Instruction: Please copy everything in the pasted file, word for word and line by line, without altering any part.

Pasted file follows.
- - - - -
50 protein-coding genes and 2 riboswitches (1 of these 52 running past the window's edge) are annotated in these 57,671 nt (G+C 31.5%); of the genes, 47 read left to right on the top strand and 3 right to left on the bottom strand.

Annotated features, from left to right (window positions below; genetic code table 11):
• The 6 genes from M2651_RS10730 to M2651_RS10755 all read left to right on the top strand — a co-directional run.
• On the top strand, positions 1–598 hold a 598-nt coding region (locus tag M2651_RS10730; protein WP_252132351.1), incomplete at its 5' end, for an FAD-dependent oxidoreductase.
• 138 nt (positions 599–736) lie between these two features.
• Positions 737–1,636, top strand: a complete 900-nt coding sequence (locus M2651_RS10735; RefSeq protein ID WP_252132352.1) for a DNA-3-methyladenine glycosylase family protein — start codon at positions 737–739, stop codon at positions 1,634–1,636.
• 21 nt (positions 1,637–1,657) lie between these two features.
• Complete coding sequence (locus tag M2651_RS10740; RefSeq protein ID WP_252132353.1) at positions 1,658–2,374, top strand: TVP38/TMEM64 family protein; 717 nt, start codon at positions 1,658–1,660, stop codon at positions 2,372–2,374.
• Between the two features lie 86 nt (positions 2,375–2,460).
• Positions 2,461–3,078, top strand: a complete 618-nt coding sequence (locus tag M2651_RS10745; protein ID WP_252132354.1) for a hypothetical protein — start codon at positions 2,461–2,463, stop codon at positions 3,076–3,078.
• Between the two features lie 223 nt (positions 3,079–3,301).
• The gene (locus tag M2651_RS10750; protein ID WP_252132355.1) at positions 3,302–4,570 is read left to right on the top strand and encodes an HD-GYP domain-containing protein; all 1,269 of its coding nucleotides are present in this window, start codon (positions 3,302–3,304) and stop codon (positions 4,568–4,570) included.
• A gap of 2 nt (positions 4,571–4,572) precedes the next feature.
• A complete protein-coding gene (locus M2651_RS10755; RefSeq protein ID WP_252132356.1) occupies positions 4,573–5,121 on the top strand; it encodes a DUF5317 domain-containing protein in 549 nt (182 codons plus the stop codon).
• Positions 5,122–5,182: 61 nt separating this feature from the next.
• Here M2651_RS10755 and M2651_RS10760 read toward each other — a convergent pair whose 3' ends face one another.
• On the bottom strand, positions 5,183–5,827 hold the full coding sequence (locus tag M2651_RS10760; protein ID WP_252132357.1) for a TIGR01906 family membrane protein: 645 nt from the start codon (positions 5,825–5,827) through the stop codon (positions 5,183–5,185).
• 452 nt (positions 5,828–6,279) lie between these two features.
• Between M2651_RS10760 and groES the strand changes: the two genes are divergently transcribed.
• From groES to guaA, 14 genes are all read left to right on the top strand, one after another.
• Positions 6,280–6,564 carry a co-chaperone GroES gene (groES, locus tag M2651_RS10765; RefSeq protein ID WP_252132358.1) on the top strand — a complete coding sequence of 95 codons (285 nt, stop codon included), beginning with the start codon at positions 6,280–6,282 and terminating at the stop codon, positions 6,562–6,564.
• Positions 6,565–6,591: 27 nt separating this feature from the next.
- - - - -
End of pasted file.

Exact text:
50 protein-coding genes and 2 riboswitches (1 of these 52 running past the window's edge) are annotated in these 57,671 nt (G+C 31.5%); of the genes, 47 read left to right on the top strand and 3 right to left on the bottom strand.

Annotated features, from left to right (window positions below; genetic code table 11):
• The 6 genes from M2651_RS10730 to M2651_RS10755 all read left to right on the top strand — a co-directional run.
• On the top strand, positions 1–598 hold a 598-nt coding region (locus tag M2651_RS10730; protein WP_252132351.1), incomplete at its 5' end, for an FAD-dependent oxidoreductase.
• 138 nt (positions 599–736) lie between these two features.
• Positions 737–1,636, top strand: a complete 900-nt coding sequence (locus M2651_RS10735; RefSeq protein ID WP_252132352.1) for a DNA-3-methyladenine glycosylase family protein — start codon at positions 737–739, stop codon at positions 1,634–1,636.
• 21 nt (positions 1,637–1,657) lie between these two features.
• Complete coding sequence (locus tag M2651_RS10740; RefSeq protein ID WP_252132353.1) at positions 1,658–2,374, top strand: TVP38/TMEM64 family protein; 717 nt, start codon at positions 1,658–1,660, stop codon at positions 2,372–2,374.
• Between the two features lie 86 nt (positions 2,375–2,460).
• Positions 2,461–3,078, top strand: a complete 618-nt coding sequence (locus tag M2651_RS10745; protein ID WP_252132354.1) for a hypothetical protein — start codon at positions 2,461–2,463, stop codon at positions 3,076–3,078.
• Between the two features lie 223 nt (positions 3,079–3,301).
• The gene (locus tag M2651_RS10750; protein ID WP_252132355.1) at positions 3,302–4,570 is read left to right on the top strand and encodes an HD-GYP domain-containing protein; all 1,269 of its coding nucleotides are present in this window, start codon (positions 3,302–3,304) and stop codon (positions 4,568–4,570) included.
• A gap of 2 nt (positions 4,571–4,572) precedes the next feature.
• A complete protein-coding gene (locus M2651_RS10755; RefSeq protein ID WP_252132356.1) occupies positions 4,573–5,121 on the top strand; it encodes a DUF5317 domain-containing protein in 549 nt (182 codons plus the stop codon).
• Positions 5,122–5,182: 61 nt separating this feature from the next.
• Here M2651_RS10755 and M2651_RS10760 read toward each other — a convergent pair whose 3' ends face one another.
• On the bottom strand, positions 5,183–5,827 hold the full coding sequence (locus tag M2651_RS10760; protein ID WP_252132357.1) for a TIGR01906 family membrane protein: 645 nt from the start codon (positions 5,825–5,827) through the stop codon (positions 5,183–5,185).
• 452 nt (positions 5,828–6,279) lie between these two features.
• Between M2651_RS10760 and groES the strand changes: the two genes are divergently transcribed.
• From groES to guaA, 14 genes are all read left to right on the top strand, one after another.
• Positions 6,280–6,564 carry a co-chaperone GroES gene (groES, locus tag M2651_RS10765; RefSeq protein ID WP_252132358.1) on the top strand — a complete coding sequence of 95 codons (285 nt, stop codon included), beginning with the start codon at positions 6,280–6,282 and terminating at the stop codon, positions 6,562–6,564.
• Positions 6,565–6,591: 27 nt separating this feature from the next.